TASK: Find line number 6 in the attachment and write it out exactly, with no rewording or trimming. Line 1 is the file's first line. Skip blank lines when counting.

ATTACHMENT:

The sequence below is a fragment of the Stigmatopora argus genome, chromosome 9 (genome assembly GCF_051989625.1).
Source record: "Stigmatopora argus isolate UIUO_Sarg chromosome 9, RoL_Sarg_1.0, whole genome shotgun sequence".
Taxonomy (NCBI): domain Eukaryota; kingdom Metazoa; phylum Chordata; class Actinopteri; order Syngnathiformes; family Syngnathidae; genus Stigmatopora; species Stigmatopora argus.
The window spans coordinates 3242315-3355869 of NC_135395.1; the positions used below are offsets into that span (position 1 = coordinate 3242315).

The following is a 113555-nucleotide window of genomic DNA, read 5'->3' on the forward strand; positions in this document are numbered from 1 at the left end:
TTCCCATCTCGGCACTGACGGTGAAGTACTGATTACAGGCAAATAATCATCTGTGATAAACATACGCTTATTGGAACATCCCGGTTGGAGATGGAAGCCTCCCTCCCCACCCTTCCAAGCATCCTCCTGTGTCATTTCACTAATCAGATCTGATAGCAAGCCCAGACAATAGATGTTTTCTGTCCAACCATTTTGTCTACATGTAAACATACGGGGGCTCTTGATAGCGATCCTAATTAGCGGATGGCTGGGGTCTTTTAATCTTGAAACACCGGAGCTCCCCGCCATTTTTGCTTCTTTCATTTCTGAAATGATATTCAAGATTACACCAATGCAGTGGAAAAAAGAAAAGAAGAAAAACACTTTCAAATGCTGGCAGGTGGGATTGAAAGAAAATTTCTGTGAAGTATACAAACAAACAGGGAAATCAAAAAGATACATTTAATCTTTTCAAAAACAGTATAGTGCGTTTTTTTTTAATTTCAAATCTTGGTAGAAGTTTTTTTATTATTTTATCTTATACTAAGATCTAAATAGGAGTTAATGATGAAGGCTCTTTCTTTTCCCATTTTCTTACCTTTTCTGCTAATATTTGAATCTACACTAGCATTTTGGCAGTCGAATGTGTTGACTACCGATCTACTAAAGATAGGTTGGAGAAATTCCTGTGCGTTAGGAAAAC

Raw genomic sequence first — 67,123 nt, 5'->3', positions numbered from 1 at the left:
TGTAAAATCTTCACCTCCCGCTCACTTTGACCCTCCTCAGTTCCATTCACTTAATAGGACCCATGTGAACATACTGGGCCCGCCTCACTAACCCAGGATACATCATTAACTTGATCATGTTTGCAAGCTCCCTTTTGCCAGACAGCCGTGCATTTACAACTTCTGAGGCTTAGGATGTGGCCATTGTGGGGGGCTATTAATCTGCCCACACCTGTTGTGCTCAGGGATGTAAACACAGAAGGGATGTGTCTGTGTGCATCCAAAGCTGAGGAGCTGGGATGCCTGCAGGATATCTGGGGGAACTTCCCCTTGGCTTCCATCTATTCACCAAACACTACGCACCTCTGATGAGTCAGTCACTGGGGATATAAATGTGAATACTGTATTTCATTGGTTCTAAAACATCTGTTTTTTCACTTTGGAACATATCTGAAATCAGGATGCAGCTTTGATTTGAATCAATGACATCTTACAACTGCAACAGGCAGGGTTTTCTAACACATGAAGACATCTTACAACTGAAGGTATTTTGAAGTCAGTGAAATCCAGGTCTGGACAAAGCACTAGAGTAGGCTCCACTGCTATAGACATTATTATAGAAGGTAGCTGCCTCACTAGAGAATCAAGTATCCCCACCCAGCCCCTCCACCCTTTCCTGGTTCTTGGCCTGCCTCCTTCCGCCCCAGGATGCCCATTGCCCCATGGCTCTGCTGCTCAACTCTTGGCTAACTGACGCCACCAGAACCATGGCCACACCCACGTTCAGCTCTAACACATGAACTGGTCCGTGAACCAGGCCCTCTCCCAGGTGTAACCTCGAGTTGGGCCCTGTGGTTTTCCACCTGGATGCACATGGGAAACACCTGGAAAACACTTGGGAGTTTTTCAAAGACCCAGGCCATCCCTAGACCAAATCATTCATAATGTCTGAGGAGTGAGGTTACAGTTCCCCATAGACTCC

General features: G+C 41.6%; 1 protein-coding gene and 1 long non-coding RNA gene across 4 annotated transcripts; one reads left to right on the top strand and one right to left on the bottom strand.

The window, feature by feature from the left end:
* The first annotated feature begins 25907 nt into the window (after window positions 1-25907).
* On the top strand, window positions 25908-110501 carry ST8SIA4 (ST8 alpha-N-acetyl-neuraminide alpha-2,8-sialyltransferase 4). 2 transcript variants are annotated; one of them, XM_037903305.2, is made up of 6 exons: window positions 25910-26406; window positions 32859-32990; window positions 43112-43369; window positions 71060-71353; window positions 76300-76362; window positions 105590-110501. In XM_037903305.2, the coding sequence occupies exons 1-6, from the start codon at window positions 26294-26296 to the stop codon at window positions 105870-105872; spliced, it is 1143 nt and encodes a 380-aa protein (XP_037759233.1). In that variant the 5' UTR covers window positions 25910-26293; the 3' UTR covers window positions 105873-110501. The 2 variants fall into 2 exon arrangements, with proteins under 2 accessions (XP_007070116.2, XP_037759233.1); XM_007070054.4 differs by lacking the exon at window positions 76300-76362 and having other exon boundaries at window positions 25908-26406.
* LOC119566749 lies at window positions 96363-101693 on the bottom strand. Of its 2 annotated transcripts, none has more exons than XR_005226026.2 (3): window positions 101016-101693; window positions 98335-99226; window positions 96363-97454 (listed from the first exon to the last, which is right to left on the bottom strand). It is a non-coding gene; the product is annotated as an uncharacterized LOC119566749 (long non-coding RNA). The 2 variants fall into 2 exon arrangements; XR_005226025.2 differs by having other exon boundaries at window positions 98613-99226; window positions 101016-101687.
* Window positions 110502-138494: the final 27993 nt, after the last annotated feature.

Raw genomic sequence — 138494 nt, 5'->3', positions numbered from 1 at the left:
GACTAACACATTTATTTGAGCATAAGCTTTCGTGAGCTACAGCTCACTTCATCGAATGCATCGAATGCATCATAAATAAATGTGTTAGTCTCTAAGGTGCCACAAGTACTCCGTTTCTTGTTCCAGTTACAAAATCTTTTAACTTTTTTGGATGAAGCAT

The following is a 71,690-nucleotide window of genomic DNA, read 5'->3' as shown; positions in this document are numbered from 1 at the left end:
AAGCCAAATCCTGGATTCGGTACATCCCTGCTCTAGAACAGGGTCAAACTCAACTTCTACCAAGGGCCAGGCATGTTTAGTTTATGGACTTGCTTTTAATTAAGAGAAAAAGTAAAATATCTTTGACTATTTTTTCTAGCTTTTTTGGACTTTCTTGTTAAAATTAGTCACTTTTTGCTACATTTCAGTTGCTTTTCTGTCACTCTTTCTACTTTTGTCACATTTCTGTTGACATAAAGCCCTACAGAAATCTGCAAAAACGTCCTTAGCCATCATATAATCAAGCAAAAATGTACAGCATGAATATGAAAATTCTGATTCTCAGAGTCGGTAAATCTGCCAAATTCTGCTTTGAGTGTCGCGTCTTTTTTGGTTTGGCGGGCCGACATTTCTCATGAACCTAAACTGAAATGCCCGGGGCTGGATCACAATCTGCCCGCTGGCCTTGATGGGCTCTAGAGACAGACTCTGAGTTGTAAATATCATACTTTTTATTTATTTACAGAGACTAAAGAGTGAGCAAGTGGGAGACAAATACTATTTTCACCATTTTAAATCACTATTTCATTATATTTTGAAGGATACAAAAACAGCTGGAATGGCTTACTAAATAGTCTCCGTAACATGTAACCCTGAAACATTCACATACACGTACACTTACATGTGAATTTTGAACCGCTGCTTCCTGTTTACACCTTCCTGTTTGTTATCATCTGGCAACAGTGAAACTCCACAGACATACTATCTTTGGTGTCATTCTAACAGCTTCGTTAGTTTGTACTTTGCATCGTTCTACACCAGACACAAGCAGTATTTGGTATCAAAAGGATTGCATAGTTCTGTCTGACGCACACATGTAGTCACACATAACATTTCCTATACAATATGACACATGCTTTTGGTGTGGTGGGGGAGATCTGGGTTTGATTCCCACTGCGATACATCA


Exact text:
TTCCCATCTCGGCACTGACGGTGAAGTACTGATTACAGGCAAATAATCATCTGTGATAAACATACGCTTATTGGAACATCCCGGTTGGAGATGGAAGCCTCCCTCCCCACCCTTCCAAGCATCCTCCTGTGTCATTTCACTAATCAGATCTGATAGCAAGCCCAGACAATAGATGTTTTCTGTCCAACCATTTTGTCTACATGTAAACATACGGGGGCTCTTGATAGCGATCCTAATTAGCGGATGGCTGGGGTCTTTTAATCTTGAAACACCGGAGCTCCCCGCCATTTTTGCTTCTTTCATTTCTGAAATGATATTCAAGATTACACCAATGCAGTGGAAAAAAGAAAAGAAGAAAAACACTTTCAAATGCTGGCAGGTGGGATTGAAAGAAAATTTCTGTGAAGTATACAAACAAACAGGGAAATCAAAAAGATACATTTAATCTTTTCAAAAACAGTATAGTGCGTTTTTTTTTAATTTCAAATCTTGGTAGAAGTTTTTTTATTATTTTATCTTATACTAAGATCTAAATAGGAGTTAATGATGAAGGCTCTTTCTTTTCCCATTTTCTTACCTTTTCTGCTAATATTTGAATCTACACTAGCATTTTGGCAGTCGAATGTGTTGACTACCGATCTACTAAAGATAGGTTGGAGAAATTCCTGTGCGTTAGGAAAAC